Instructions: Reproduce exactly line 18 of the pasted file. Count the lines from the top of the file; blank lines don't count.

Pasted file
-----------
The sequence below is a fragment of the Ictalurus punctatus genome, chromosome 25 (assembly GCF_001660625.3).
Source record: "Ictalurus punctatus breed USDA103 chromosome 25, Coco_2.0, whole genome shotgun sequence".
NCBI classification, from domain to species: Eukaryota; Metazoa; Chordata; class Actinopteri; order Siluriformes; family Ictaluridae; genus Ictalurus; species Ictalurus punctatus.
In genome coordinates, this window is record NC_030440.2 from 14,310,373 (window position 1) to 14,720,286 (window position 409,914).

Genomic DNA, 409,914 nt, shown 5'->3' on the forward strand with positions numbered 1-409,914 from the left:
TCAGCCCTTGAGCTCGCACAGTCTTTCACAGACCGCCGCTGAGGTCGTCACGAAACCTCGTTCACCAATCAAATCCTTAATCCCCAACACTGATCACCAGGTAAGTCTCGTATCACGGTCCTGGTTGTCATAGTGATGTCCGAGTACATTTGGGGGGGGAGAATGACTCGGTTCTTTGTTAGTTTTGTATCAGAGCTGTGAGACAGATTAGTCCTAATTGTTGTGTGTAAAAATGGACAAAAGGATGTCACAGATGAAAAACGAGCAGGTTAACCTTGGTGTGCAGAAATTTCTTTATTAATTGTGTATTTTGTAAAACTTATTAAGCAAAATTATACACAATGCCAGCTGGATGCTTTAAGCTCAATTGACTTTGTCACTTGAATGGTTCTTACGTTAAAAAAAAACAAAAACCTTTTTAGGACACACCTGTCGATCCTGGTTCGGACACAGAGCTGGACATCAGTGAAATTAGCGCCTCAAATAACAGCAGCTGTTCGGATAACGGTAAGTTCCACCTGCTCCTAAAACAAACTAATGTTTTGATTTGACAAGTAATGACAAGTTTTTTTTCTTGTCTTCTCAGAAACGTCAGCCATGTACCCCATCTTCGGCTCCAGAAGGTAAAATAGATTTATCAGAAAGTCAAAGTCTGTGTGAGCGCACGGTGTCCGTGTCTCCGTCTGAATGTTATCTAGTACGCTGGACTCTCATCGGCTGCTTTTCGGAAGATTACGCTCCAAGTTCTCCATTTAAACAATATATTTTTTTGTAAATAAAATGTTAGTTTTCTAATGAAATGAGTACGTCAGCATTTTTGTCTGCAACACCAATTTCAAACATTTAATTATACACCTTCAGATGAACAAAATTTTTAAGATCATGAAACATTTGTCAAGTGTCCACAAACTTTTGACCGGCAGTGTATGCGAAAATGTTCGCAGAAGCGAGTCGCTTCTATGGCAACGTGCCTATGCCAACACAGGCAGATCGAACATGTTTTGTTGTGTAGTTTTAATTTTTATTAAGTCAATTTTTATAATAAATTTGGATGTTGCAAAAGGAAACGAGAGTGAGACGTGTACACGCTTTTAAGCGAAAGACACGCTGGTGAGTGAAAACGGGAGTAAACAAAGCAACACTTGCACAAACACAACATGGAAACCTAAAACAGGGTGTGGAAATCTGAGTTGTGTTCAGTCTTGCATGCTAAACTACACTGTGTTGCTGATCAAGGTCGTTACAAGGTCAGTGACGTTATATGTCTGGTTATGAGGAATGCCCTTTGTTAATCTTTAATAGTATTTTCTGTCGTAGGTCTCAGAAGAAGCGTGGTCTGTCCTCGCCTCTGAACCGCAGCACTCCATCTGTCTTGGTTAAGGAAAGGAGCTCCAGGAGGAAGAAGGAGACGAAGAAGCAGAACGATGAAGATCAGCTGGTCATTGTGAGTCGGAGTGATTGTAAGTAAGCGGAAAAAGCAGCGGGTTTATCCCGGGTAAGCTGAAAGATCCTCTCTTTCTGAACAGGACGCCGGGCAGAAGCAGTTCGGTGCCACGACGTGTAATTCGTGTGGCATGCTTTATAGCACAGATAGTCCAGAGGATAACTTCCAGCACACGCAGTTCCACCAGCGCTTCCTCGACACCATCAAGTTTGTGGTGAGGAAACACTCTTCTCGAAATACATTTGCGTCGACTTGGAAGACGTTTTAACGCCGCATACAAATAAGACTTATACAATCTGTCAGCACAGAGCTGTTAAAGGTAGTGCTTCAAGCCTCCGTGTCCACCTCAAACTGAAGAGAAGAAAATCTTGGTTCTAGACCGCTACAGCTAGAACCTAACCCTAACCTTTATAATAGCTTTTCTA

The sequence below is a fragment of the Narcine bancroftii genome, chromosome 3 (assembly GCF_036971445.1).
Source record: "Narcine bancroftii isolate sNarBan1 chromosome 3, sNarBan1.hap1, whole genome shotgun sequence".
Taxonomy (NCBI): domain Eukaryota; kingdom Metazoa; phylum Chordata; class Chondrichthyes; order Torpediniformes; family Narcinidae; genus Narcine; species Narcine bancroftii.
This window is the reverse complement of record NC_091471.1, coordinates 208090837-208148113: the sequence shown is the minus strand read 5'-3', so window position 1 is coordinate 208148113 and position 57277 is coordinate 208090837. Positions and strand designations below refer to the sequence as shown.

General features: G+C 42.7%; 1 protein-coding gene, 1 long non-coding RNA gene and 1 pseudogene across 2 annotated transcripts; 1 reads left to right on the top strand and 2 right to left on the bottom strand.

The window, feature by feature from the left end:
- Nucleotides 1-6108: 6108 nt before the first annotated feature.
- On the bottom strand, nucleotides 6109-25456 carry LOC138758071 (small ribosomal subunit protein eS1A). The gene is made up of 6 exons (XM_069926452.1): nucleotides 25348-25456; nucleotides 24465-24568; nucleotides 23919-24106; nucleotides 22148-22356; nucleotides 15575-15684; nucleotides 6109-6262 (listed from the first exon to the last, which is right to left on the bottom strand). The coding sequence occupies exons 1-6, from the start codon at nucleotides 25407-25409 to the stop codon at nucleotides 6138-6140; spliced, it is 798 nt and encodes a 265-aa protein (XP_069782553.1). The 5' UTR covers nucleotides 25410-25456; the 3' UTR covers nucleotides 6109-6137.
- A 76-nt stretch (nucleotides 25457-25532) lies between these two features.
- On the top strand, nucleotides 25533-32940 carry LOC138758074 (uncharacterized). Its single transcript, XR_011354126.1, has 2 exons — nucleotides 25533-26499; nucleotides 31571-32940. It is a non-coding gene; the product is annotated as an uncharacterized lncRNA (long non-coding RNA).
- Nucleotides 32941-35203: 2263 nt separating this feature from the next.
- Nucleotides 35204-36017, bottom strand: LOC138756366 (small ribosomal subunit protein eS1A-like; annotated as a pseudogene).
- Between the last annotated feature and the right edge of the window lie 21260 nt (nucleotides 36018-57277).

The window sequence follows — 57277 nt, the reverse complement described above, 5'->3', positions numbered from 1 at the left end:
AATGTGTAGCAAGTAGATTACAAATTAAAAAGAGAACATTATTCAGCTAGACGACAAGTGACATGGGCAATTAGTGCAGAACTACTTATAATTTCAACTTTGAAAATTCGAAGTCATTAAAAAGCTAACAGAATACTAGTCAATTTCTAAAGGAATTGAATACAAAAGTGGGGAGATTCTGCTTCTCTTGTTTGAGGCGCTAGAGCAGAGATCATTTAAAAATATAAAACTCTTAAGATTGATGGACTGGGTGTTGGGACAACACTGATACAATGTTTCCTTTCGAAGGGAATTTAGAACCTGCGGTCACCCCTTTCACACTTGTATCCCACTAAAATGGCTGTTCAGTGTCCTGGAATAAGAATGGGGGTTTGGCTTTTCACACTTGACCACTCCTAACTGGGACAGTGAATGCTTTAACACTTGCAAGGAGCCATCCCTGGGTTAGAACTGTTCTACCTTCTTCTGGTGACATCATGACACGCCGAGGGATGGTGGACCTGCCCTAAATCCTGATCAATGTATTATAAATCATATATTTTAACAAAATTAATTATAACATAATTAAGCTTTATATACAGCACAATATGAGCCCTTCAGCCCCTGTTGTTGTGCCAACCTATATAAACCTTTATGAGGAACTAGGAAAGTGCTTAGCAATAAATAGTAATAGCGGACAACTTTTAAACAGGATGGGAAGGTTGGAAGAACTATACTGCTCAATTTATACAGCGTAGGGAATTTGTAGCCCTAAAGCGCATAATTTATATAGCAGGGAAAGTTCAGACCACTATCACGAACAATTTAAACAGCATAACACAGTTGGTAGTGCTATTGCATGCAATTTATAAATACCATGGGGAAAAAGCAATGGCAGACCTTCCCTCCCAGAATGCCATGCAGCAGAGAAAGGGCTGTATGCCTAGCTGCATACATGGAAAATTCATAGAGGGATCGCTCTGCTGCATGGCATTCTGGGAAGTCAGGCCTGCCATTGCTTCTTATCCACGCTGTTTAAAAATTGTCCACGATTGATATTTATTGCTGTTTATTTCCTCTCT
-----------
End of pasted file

- Nucleotides 35204-36017, bottom strand: LOC138756366 (small ribosomal subunit protein eS1A-like; annotated as a pseudogene).